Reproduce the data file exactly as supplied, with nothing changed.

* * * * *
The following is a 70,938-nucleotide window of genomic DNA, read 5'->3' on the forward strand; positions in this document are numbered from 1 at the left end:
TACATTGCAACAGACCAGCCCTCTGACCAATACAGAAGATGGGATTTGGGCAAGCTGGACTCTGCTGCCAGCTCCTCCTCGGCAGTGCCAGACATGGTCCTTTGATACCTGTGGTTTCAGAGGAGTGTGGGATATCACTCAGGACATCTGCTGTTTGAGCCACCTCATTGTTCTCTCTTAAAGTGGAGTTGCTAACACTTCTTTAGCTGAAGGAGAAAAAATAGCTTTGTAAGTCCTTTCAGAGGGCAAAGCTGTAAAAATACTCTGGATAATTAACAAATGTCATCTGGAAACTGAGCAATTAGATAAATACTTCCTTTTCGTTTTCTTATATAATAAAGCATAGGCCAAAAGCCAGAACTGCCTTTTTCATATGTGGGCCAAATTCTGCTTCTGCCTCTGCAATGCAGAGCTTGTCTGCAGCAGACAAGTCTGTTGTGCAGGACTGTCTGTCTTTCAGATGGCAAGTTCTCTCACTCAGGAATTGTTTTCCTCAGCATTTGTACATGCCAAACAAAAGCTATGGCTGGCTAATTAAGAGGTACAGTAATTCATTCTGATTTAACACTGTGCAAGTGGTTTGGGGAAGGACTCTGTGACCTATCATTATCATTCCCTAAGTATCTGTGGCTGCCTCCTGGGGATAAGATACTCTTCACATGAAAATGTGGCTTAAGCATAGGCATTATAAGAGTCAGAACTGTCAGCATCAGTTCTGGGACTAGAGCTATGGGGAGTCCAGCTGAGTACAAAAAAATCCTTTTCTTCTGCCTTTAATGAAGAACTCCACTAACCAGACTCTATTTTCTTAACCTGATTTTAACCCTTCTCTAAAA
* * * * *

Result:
The following is a 70,938-nucleotide window of genomic DNA, read 5'->3' on the forward strand; positions in this document are numbered from 1 at the left end:
TACATTGCAACAGACCAGCCCTCTGACCAATACAGAAGATGGGATTTGGGCAAGCTGGACTCTGCTGCCAGCTCCTCCTCGGCAGTGCCAGACATGGTCCTTTGATACCTGTGGTTTCAGAGGAGTGTGGGATATCACTCAGGACATCTGCTGTTTGAGCCACCTCATTGTTCTCTCTTAAAGTGGAGTTGCTAACACTTCTTTAGCTGAAGGAGAAAAAATAGCTTTGTAAGTCCTTTCAGAGGGCAAAGCTGTAAAAATACTCTGGATAATTAACAAATGTCATCTGGAAACTGAGCAATTAGATAAATACTTCCTTTTCGTTTTCTTATATAATAAAGCATAGGCCAAAAGCCAGAACTGCCTTTTTCATATGTGGGCCAAATTCTGCTTCTGCCTCTGCAATGCAGAGCTTGTCTGCAGCAGACAAGTCTGTTGTGCAGGACTGTCTGTCTTTCAGATGGCAAGTTCTCTCACTCAGGAATTGTTTTCCTCAGCATTTGTACATGCCAAACAAAAGCTATGGCTGGCTAATTAAGAGGTACAGTAATTCATTCTGATTTAACACTGTGCAAGTGGTTTGGGGAAGGACTCTGTGACCTATCATTATCATTCCCTAAGTATCTGTGGCTGCCTCCTGGGGATAAGATACTCTTCACATGAAAATGTGGCTTAAGCATAGGCATTATAAGAGTCAGAACTGTCAGCATCAGTTCTGGGACTAGAGCTATGGGGAGTCCAGCTGAGTACAAAAAAATCCTTTTCTTCTGCCTTTAATGAAGAACTCCACTAACCAGACTCTATTTTCTTAACCTGATTTTAACCCTTCTCTAAAA